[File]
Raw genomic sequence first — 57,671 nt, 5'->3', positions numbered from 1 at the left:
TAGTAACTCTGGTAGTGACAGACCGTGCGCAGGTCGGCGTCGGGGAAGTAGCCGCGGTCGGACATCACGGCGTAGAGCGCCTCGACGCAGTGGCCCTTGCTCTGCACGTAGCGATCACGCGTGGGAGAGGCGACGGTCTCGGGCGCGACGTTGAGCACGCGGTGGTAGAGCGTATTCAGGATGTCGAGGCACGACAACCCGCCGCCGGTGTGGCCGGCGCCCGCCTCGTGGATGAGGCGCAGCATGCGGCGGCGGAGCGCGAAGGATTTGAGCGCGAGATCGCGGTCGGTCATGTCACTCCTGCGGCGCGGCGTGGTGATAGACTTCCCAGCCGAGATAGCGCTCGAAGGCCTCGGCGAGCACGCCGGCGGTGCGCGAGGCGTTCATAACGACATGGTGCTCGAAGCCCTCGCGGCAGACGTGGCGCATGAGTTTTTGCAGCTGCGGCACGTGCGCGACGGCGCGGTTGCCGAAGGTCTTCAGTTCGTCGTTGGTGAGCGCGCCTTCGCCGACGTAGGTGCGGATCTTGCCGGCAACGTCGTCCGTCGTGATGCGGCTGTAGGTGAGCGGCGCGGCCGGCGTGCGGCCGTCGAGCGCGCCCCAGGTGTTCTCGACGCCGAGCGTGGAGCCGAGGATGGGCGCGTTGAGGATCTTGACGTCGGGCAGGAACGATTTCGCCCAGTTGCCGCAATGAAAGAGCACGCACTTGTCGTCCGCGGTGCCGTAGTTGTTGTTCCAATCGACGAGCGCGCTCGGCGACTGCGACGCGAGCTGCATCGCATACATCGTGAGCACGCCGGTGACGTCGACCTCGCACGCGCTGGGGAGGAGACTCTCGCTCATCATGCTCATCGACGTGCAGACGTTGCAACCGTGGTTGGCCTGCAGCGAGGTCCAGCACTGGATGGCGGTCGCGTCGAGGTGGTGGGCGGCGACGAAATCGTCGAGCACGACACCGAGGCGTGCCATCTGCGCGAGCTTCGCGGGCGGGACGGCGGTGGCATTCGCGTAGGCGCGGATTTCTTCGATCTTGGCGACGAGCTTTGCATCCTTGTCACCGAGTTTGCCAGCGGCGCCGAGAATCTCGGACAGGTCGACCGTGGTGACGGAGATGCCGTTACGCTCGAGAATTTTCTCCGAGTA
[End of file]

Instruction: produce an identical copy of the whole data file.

Raw genomic sequence first — 57,671 nt, 5'->3', positions numbered from 1 at the left:
TAGTAACTCTGGTAGTGACAGACCGTGCGCAGGTCGGCGTCGGGGAAGTAGCCGCGGTCGGACATCACGGCGTAGAGCGCCTCGACGCAGTGGCCCTTGCTCTGCACGTAGCGATCACGCGTGGGAGAGGCGACGGTCTCGGGCGCGACGTTGAGCACGCGGTGGTAGAGCGTATTCAGGATGTCGAGGCACGACAACCCGCCGCCGGTGTGGCCGGCGCCCGCCTCGTGGATGAGGCGCAGCATGCGGCGGCGGAGCGCGAAGGATTTGAGCGCGAGATCGCGGTCGGTCATGTCACTCCTGCGGCGCGGCGTGGTGATAGACTTCCCAGCCGAGATAGCGCTCGAAGGCCTCGGCGAGCACGCCGGCGGTGCGCGAGGCGTTCATAACGACATGGTGCTCGAAGCCCTCGCGGCAGACGTGGCGCATGAGTTTTTGCAGCTGCGGCACGTGCGCGACGGCGCGGTTGCCGAAGGTCTTCAGTTCGTCGTTGGTGAGCGCGCCTTCGCCGACGTAGGTGCGGATCTTGCCGGCAACGTCGTCCGTCGTGATGCGGCTGTAGGTGAGCGGCGCGGCCGGCGTGCGGCCGTCGAGCGCGCCCCAGGTGTTCTCGACGCCGAGCGTGGAGCCGAGGATGGGCGCGTTGAGGATCTTGACGTCGGGCAGGAACGATTTCGCCCAGTTGCCGCAATGAAAGAGCACGCACTTGTCGTCCGCGGTGCCGTAGTTGTTGTTCCAATCGACGAGCGCGCTCGGCGACTGCGACGCGAGCTGCATCGCATACATCGTGAGCACGCCGGTGACGTCGACCTCGCACGCGCTGGGGAGGAGACTCTCGCTCATCATGCTCATCGACGTGCAGACGTTGCAACCGTGGTTGGCCTGCAGCGAGGTCCAGCACTGGATGGCGGTCGCGTCGAGGTGGTGGGCGGCGACGAAATCGTCGAGCACGACACCGAGGCGTGCCATCTGCGCGAGCTTCGCGGGCGGGACGGCGGTGGCATTCGCGTAGGCGCGGATTTCTTCGATCTTGGCGACGAGCTTTGCATCCTTGTCACCGAGTTTGCCAGCGGCGCCGAGAATCTCGGACAGGTCGACCGTGGTGACGGAGATGCCGTTACGCTCGAGAATTTTCTCCGAGTA